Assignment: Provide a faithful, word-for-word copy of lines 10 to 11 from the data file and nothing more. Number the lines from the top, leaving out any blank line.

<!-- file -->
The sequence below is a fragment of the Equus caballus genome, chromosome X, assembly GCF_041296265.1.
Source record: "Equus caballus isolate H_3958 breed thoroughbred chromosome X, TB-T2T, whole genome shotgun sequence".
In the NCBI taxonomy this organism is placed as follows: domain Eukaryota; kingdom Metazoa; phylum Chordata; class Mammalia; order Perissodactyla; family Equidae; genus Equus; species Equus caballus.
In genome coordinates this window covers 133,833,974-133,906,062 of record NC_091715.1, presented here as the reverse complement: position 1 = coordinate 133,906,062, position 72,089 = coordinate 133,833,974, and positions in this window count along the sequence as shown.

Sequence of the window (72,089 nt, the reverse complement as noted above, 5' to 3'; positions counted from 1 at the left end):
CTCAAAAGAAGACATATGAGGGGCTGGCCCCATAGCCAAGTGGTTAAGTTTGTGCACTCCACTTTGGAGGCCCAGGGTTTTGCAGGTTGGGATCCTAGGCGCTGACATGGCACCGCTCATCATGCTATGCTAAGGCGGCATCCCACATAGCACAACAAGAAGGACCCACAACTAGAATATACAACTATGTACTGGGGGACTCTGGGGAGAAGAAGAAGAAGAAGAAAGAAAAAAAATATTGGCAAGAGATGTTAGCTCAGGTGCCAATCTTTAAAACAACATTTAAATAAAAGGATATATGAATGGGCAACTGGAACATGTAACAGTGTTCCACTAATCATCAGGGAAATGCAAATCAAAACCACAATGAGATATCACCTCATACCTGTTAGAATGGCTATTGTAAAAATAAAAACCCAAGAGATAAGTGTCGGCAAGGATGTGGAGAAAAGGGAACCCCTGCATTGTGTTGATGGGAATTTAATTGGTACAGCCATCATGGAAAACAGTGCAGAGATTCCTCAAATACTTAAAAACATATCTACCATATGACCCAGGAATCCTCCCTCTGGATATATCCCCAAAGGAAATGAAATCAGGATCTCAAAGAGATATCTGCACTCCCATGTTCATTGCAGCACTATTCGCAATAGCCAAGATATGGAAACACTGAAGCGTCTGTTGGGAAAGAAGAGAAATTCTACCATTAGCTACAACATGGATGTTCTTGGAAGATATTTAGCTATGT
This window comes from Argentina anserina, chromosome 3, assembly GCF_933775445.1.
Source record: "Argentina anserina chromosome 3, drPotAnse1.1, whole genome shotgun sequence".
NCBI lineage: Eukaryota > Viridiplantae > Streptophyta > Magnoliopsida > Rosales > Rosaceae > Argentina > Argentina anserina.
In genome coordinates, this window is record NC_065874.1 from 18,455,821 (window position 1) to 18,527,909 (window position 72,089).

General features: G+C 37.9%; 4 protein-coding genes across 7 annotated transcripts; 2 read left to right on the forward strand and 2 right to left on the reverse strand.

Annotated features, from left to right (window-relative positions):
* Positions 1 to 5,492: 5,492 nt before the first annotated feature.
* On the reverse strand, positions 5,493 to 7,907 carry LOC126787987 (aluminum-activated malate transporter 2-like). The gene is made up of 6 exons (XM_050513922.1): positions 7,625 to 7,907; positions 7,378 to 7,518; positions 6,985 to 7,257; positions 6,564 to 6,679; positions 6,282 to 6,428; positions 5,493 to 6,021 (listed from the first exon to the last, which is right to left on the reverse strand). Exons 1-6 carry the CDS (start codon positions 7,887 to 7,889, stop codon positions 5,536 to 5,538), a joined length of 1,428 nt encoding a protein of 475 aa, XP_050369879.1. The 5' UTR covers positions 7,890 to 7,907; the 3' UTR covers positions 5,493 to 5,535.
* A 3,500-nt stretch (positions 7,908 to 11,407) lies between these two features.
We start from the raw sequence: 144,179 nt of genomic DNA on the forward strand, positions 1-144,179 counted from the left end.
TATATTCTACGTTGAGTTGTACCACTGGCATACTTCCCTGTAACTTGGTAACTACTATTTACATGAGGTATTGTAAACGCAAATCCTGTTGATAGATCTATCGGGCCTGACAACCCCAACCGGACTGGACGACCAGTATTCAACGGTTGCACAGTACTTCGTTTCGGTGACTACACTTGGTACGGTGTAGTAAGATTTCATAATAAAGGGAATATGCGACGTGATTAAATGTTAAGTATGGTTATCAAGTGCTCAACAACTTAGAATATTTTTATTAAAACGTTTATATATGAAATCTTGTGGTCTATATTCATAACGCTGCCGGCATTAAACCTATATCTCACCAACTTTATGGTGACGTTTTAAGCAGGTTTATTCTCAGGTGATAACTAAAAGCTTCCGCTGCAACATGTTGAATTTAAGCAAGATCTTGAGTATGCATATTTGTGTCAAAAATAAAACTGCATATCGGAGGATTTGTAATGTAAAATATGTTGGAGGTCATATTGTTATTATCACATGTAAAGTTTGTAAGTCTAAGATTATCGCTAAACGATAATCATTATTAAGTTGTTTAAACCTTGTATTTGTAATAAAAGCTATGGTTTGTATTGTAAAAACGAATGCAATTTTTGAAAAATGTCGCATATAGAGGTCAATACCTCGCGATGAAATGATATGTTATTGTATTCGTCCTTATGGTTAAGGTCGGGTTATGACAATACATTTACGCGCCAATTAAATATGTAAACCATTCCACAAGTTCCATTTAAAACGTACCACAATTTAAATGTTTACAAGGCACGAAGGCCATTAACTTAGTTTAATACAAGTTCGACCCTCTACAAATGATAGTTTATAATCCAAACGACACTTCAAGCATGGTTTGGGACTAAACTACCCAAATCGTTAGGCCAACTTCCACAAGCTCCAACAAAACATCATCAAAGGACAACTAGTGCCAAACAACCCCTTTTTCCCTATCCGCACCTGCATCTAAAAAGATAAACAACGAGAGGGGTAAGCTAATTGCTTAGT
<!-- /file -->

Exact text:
In genome coordinates, this window is record NC_065874.1 from 18,455,821 (window position 1) to 18,527,909 (window position 72,089).

General features: G+C 37.9%; 4 protein-coding genes across 7 annotated transcripts; 2 read left to right on the forward strand and 2 right to left on the reverse strand.